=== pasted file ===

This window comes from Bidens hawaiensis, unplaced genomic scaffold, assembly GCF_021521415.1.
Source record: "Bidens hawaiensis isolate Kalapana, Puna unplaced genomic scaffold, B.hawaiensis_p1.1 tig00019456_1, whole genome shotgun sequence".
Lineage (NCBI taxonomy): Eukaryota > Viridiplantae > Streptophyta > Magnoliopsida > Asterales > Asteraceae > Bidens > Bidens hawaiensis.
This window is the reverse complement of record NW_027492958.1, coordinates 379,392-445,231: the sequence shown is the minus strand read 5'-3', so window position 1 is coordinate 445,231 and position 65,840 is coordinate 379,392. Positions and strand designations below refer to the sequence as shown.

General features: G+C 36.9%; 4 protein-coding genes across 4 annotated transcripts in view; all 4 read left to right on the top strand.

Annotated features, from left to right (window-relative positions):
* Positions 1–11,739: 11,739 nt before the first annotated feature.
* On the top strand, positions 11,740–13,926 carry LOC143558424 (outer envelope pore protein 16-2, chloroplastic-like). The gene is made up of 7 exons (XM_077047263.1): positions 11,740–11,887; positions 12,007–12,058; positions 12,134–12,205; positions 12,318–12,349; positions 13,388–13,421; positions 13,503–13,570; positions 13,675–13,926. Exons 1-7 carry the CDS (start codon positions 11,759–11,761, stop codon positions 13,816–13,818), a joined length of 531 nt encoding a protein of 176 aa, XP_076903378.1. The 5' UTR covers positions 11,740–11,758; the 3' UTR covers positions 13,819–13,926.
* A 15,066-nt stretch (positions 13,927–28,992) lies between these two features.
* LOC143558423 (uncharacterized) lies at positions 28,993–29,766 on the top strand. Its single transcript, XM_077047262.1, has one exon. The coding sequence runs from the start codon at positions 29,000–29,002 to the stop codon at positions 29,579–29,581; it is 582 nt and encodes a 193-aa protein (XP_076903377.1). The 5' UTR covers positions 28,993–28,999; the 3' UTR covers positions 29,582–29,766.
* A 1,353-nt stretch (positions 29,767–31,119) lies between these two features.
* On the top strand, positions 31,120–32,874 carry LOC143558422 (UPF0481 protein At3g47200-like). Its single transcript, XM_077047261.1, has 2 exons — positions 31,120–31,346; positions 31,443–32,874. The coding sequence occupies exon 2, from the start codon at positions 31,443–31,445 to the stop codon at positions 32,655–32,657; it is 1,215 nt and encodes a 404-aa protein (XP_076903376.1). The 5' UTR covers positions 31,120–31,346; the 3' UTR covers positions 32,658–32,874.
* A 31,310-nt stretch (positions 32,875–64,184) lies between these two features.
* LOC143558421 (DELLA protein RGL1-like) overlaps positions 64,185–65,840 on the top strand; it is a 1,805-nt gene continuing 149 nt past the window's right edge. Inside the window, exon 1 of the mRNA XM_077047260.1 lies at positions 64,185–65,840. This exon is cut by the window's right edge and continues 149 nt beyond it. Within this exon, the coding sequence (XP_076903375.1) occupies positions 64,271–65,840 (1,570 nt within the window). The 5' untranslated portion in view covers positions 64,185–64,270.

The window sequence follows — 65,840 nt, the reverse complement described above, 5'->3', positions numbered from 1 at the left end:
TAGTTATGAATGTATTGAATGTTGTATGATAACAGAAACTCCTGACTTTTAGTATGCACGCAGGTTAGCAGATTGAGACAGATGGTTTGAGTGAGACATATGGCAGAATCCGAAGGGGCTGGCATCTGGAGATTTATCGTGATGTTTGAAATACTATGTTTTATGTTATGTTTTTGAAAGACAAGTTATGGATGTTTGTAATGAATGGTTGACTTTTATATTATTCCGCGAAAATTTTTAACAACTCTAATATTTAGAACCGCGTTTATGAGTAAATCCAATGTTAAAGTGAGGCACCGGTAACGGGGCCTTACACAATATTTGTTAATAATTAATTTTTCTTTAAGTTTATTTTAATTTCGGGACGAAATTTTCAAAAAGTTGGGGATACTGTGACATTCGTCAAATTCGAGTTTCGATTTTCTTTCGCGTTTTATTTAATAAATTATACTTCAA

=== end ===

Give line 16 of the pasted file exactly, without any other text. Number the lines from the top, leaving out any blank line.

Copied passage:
TAGTTATGAATGTATTGAATGTTGTATGATAACAGAAACTCCTGACTTTTAGTATGCACGCAGGTTAGCAGATTGAGACAGATGGTTTGAGTGAGACATATGGCAGAATCCGAAGGGGCTGGCATCTGGAGATTTATCGTGATGTTTGAAATACTATGTTTTATGTTATGTTTTTGAAAGACAAGTTATGGATGTTTGTAATGAATGGTTGACTTTTATATTATTCCGCGAAAATTTTTAACAACTCTAATATTTAGAACCGCGTTTATGAGTAAATCCAATGTTAAAGTGAGGCACCGGTAACGGGGCCTTACACAATATTTGTTAATAATTAATTTTTCTTTAAGTTTATTTTAATTTCGGGACGAAATTTTCAAAAAGTTGGGGATACTGTGACATTCGTCAAATTCGAGTTTCGATTTTCTTTCGCGTTTTATTTAATAAATTATACTTCAA